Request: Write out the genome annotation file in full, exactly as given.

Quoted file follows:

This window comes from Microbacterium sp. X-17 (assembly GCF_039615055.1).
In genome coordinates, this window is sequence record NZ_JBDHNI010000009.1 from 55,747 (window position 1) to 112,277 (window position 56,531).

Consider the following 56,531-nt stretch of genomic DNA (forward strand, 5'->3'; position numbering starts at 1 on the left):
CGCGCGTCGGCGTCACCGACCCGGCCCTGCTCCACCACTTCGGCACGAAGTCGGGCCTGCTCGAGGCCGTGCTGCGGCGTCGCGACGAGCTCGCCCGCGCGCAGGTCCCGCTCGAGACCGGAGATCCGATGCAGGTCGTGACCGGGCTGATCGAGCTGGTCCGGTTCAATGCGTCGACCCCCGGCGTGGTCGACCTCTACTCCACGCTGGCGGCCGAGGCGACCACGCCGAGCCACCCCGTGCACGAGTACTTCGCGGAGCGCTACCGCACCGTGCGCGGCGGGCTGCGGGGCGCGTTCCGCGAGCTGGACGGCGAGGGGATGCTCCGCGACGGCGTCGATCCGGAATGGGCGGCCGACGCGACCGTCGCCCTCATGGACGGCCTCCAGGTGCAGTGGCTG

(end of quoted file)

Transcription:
This window comes from Microbacterium sp. X-17 (assembly GCF_039615055.1).
In genome coordinates, this window is sequence record NZ_JBDHNI010000009.1 from 55,747 (window position 1) to 112,277 (window position 56,531).

Consider the following 56,531-nt stretch of genomic DNA (forward strand, 5'->3'; position numbering starts at 1 on the left):
CGCGCGTCGGCGTCACCGACCCGGCCCTGCTCCACCACTTCGGCACGAAGTCGGGCCTGCTCGAGGCCGTGCTGCGGCGTCGCGACGAGCTCGCCCGCGCGCAGGTCCCGCTCGAGACCGGAGATCCGATGCAGGTCGTGACCGGGCTGATCGAGCTGGTCCGGTTCAATGCGTCGACCCCCGGCGTGGTCGACCTCTACTCCACGCTGGCGGCCGAGGCGACCACGCCGAGCCACCCCGTGCACGAGTACTTCGCGGAGCGCTACCGCACCGTGCGCGGCGGGCTGCGGGGCGCGTTCCGCGAGCTGGACGGCGAGGGGATGCTCCGCGACGGCGTCGATCCGGAATGGGCGGCCGACGCGACCGTCGCCCTCATGGACGGCCTCCAGGTGCAGTGGCTG